Cambrian-age Welsh slate, which is produced at Welsh Slate’s Penrhyn quarry in north Wales, has become the first slate in the world to be designated a Global Heritage Stone Resource (GHSR).
Its designation by the International Union of Geological Sciences (IUGS), which represents the national geological societies of 121 countries, recognises its importance to the architectural heritage of the many countries in which it has been used in the past and continues to be used today.
It is said to have easily met the GHSR criteria of having a cultural history encompassing a significant period, been utilised in significant works, and widely used in numerous countries.
Cambrian Welsh Slate has been quarried in Wales for almost 2,000 years (its first use being recorded in Roman times), and has been utilised on major heritage projects, and throughout the world, particularly Australia, New Zealand, America, the West Indies, Europe and even Hawaii.
It was proposed for GHSR two years ago by the Welsh Stone Forum supported by the Stone Roofing Association (SRA), Gwynedd County Council, the Snowdonia National Park Authority and Welsh Slate at the same time as the Welsh slate industry is being proposed as a World Heritage Site.
Designation was awarded by the international Heritage Stone Task Group (HSTG) of the IUGS which was formed to safeguard natural stone heritage by establishing, approving and maintaining the new international geological designation – the GHSR and associated Global Heritage Stone Province (GHSP).
The Cambrian slate belt in Gwynedd extends over 14 m and was historically quarried in three main areas although it is currently only extracted at Welsh Slate’s Penrhyn quarry in Bethesda where it is produced for roofing, architectural (cladding, flooring, paving and walling) and a variety of crushed slate products.
Natural slate expert Terry Hughes, former technical manager with Welsh Slate and chairman of the SRA, said: “We were a supporter of the GHSR concept from its inception. It has been a long haul writing the proposal at the same time as the designation scheme was being developed. We are now delighted that the importance of quarrying and the continued production of Welsh Slate especially, has been recognised. All too often the public forget that almost everything they use which isn’t a plant probably came out of the ground.”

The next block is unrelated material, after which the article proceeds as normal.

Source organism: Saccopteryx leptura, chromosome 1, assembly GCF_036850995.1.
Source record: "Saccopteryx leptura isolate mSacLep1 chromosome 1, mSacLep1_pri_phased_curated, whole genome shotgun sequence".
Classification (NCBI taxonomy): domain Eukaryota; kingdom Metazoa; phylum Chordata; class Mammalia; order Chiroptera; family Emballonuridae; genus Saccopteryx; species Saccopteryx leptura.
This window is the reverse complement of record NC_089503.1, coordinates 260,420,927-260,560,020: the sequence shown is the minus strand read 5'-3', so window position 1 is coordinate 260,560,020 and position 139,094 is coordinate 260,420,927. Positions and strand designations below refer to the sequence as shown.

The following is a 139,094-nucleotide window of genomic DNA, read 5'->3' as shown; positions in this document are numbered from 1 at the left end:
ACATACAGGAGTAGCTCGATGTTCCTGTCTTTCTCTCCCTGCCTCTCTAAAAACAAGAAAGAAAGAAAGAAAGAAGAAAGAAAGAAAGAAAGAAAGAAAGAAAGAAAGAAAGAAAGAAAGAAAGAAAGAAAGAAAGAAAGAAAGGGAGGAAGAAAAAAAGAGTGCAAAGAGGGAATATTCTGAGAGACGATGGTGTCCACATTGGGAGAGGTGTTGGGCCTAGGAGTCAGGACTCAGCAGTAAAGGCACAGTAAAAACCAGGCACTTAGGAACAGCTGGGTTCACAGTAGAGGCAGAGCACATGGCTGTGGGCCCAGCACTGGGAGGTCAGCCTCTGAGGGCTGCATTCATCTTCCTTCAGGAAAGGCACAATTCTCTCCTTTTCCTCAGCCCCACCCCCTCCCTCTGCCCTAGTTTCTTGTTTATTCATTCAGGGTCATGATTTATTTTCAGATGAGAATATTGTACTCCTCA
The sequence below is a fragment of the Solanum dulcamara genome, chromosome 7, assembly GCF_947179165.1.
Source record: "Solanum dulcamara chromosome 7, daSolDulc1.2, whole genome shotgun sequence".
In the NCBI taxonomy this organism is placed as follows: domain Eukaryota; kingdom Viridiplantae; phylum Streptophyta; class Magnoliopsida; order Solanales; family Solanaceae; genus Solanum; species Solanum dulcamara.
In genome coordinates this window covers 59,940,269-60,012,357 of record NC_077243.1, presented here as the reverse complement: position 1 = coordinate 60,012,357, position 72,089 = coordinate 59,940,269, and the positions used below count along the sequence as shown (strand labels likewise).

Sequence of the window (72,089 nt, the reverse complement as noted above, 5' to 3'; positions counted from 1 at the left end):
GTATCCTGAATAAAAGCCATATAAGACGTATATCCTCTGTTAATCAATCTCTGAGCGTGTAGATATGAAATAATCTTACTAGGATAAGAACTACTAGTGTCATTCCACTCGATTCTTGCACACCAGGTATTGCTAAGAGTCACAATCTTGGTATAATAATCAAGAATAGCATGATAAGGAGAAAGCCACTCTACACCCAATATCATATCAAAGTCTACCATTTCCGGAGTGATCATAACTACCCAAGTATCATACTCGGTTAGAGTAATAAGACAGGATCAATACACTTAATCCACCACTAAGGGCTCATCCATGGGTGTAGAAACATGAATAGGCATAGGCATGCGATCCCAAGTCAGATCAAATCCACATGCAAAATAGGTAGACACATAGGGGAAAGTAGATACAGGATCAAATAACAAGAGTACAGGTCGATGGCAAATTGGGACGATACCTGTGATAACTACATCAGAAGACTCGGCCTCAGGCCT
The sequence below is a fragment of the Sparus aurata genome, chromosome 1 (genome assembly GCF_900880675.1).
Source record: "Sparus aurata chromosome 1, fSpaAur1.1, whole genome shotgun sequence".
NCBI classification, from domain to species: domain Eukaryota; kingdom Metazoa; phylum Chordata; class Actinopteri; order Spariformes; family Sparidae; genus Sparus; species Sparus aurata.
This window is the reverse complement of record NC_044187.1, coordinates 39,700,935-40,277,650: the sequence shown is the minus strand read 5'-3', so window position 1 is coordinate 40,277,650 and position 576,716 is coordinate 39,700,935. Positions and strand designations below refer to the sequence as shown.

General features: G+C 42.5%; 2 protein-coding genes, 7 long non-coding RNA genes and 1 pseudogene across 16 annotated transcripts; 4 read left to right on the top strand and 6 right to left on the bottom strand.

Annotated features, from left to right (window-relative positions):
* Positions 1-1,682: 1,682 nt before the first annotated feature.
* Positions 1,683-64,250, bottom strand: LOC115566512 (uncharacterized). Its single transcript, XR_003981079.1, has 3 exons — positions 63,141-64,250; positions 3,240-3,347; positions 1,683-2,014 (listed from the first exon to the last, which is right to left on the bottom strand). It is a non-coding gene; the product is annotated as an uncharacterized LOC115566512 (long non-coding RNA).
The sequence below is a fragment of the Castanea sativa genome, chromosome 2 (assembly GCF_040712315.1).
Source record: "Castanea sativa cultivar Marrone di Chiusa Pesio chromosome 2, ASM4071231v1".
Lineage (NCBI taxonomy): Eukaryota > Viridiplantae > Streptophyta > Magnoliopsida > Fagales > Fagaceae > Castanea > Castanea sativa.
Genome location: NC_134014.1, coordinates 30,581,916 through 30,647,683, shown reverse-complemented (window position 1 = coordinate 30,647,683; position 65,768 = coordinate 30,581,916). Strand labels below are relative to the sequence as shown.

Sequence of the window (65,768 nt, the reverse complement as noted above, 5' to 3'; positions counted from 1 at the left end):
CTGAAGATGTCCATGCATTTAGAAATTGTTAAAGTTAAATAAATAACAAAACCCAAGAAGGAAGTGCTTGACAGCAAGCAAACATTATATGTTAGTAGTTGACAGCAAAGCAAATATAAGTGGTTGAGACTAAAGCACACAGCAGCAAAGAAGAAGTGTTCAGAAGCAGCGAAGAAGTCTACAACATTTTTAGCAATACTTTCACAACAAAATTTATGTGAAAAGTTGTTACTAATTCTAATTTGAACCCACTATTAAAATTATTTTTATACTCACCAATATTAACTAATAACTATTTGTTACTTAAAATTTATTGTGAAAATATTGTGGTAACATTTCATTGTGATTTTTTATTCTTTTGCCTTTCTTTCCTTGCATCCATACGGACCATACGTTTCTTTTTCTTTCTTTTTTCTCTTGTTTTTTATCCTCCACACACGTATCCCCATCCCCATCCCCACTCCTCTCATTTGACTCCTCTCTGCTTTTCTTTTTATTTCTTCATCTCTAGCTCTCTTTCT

The IUGS explained: “Natural stone rarely excites major interest, despite the fact it has been used for construction and other purposes for thousands of years and is part of human tradition. Yet natural stone is also the world’s most sustainable mineral resource because it requires less energy to utilise, produces no toxic by-products, and provides the earth’s most durable construction material. So natural stone should create more than passing curiosity.”
Cambrian Welsh Slate has been used on Buckingham Palace, the Royal Pavilion in Brighton and the British Library in the UK; The Royal House, Copenhagen, Hotel de Ville, Paris and Dublin Castle in Europe; the Shaker Museum and Boston airport in America, Christchurch Arts Centre in New Zealand, and Government House and Sydney Supreme Court in Australia.
Welsh Slate’s commercial director, Michael Hallé, said: “This is international recognition of the importance of the slate produced from the Cambrian stone in Penrhyn and is important for heritage buildings all around the world.”
GHSR designation seeks international recognition of natural stone resources that have achieved widespread utilisation in human culture. It aims to promote greater prominence for natural stone as used in artistic and architectural masterpieces and heritage building as well as routine historic stone applications.
Designation will also enhance recognition of natural stone among geologists, engineers, architects, heritage professionals, stone industry managers and other groups that work with stone. It will also offer a mechanism to formalise the characteristics of natural stone material for professional purposes and assist international co-operation into the research and utilisation of natural stone.